2010. 08. 27
C of I receives high marks in national college rankings
The College of Idaho received high praise from three national publications this month as it was named one of “America’s Best Colleges” by Forbes magazine, one of the “Best National Liberal Arts Colleges” by U.S. News and World Report and one of “The Best 373 Colleges” by the Princeton Review.
“It has been great to see the College receive so much external recognition,” C of I President Marv Henberg said. “But what really matters is the internal dynamic of the college. The high energy level and activity of our students and faculty confirm that we are a college on the move.”
Forbes magazine ranked The College of Idaho No. 182 on its third annual list of “America’s Best Colleges.” Forbes ranked more than 600 colleges and universities based on factors such as the quality of the education they provide, the experiences of students and how much graduates achieve. The College of Idaho was the No. 1 Idaho school. C of I also ranked No. 8 among more than 150 schools on Forbes’ list with yearly tuition of $30,000 or less (not counting the five U.S. military academies).
U.S. News and World Report ranked The College of Idaho No. 174 on its list of “Best National Liberal Arts Colleges,” which was based on criteria such as graduation rate, class size and acceptance rate. C of I, the only Idaho college in the liberal arts category, led all Idaho schools – regardless of category – in graduation rate (61 percent), classes with 20 or fewer students (61 percent), freshman retention rate (79 percent) and alumni giving rate (31 percent).
“If you read the U.S. News data carefully, the connections become clear,” said Mark Smith, vice president for academic affairs at C of I. “If you have small classes that facilitate close relationships between faculty and students, more students graduate in fewer years with the knowledge and skills not only to land jobs, but also with the kind of character that seeks to give back to the community.”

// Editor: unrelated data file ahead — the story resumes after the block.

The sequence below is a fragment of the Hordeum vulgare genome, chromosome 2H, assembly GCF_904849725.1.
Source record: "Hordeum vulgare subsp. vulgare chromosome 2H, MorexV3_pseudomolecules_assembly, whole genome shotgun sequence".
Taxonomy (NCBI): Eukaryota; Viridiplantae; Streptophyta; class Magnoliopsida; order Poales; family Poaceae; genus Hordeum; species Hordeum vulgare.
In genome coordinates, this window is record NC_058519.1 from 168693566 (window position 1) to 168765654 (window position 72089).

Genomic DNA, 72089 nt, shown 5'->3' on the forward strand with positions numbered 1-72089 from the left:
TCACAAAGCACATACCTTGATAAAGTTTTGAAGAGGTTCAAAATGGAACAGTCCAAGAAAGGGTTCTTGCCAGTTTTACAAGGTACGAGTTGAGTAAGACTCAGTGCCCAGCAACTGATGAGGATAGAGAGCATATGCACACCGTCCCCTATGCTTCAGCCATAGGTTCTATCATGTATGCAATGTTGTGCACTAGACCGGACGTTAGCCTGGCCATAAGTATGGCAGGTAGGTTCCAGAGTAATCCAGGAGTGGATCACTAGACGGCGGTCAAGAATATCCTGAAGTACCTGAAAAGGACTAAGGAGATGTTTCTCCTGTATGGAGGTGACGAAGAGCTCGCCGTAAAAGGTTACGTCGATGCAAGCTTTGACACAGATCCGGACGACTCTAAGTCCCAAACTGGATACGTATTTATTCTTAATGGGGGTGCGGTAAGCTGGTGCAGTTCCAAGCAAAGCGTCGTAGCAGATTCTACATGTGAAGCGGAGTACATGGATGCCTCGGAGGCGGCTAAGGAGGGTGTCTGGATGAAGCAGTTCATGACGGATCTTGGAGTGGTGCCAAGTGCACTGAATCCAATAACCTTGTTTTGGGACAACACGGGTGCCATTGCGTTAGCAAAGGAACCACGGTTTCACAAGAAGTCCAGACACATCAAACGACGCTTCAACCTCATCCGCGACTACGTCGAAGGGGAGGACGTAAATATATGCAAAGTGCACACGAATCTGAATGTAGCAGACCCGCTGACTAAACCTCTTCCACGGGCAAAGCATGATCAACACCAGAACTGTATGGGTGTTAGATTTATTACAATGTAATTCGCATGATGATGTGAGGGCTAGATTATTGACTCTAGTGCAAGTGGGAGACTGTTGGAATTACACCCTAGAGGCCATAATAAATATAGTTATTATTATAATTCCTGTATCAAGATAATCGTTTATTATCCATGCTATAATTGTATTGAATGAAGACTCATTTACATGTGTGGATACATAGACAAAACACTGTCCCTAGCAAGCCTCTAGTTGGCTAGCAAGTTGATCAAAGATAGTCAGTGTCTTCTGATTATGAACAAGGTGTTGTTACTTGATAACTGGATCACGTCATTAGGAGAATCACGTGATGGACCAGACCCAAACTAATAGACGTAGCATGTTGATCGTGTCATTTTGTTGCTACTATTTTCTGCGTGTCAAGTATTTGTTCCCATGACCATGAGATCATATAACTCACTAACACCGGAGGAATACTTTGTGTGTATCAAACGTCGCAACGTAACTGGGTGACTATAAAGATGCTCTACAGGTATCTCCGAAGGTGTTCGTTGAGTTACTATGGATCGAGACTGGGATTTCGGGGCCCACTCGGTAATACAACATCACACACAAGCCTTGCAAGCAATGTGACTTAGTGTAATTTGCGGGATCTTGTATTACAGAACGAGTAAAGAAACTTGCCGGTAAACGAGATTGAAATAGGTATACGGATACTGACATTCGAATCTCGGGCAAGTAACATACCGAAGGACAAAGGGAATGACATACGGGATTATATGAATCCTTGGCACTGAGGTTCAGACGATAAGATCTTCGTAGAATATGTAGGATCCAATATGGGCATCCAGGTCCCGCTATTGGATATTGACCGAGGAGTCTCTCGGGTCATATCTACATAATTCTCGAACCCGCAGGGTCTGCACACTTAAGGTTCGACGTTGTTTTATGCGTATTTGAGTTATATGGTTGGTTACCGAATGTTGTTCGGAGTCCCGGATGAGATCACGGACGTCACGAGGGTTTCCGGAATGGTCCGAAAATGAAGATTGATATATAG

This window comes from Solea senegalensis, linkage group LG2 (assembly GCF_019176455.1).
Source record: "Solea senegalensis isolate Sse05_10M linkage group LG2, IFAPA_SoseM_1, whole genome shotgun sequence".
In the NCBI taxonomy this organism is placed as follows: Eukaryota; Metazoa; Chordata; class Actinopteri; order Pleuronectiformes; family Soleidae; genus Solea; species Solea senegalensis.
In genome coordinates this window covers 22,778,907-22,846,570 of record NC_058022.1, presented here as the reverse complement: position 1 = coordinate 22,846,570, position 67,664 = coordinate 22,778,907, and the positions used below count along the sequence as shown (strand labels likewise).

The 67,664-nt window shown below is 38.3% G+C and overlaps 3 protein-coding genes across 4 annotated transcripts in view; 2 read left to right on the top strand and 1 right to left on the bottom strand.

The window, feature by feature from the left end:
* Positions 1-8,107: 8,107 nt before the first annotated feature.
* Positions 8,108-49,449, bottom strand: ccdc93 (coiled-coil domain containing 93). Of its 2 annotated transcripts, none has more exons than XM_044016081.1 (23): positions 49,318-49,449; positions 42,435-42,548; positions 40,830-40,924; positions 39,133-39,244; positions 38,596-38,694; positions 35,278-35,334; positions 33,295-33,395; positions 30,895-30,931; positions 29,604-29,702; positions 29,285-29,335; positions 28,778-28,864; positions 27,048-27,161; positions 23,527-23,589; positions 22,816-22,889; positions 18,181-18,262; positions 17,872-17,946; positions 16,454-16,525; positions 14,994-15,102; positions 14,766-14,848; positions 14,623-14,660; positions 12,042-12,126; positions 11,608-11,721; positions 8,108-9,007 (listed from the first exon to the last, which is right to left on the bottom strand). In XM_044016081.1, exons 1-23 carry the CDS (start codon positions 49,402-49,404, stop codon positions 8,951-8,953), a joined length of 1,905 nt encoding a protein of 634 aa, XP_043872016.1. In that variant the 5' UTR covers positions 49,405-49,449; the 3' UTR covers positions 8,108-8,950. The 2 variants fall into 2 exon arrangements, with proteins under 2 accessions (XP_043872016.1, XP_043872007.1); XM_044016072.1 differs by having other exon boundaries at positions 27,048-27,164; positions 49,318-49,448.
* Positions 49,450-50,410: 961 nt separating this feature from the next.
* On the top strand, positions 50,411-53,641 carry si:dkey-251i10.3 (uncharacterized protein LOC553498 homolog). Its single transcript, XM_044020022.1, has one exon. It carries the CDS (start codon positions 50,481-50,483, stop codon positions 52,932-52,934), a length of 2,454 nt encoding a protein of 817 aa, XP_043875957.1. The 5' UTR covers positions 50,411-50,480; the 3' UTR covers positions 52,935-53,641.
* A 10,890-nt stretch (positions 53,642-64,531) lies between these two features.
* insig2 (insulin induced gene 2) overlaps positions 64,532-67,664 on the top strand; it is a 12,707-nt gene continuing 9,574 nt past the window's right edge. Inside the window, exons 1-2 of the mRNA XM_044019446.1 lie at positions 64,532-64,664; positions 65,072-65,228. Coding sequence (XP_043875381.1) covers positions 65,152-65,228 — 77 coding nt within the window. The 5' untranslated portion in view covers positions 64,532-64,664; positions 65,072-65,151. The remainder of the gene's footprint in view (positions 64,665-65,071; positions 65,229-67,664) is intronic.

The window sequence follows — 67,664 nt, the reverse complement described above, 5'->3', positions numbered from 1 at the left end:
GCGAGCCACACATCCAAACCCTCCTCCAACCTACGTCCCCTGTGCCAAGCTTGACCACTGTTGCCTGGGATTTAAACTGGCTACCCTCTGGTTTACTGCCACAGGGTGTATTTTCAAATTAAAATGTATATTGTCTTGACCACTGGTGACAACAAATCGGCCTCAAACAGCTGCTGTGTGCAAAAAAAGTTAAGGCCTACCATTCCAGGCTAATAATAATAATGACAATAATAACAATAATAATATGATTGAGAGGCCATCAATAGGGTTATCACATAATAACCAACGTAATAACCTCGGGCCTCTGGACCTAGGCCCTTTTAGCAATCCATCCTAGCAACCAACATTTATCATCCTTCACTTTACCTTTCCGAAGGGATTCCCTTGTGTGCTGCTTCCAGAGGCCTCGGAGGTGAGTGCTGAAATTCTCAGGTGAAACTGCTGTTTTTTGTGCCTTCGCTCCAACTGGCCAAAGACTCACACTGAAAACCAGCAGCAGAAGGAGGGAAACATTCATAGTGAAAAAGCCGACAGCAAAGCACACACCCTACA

The Forbes and U.S. News rankings came on the heels of the College’s appearance in the Princeton Review publication “The Best 373 Colleges.” C of I was one of two Idaho schools on the list and also was ranked No. 10 in the nation in the category “Race/Class Interaction.”
Retired teachers leave a legacy of education at The College of Idaho
College of Idaho alumnus Roy Kapicka and his wife, Chris, have dedicated most of their lives to education. Roy, a 1966 C of I graduate with a master’s degree from Florida State, taught math for 35 years at Boise High School and five more at C of I. Chris earned degrees from Boise State (bachelor’s), Washington State (master’s) and Nevada-Reno (doctorate) and then taught science and nursing in the Treasure Valley for nearly 30 years at West Junior High, Boise High and Northwest Nazarene University.
This year, the couple continued their lifelong support of learning with a generous donation that will benefit C of I students for years to come. The Kapickas, who gave $25,000 to establish the “Roy and Chris Kapicka Scholarship Fund” in 2008, now have pledged 10 percent of their estate to the College.
“I just have a love for this school,” Roy Kapicka said. “I owe something back. Somebody built this school so I could go here. Somebody helped me, so now it’s my turn to pay it forward and help the future generations.”
The Kapickas’ scholarship is awarded to junior and senior students studying math education, mathematics, computer science or physics. The Kapickas’ future pledge – which today is worth approximately $800,000 – will be added to the endowed “Roy and Chris Kapicka Scholarship Fund.”
“Roy and Chris Kapicka are living out their strong commitment to education,” said Barry Fujishin, director of development at C of I. “Although they are no longer in the classroom themselves, the Kapickas have ensured a lasting educational legacy through this gift.”
The Kapickas also fund the “Roy and Chris Kapicka Health and Science Scholarship” at NNU, where Chris still teaches some courses. That scholarship is awarded to single-parent science and nursing students.
Wells Fargo funds C of I scholarship to help Hispanic students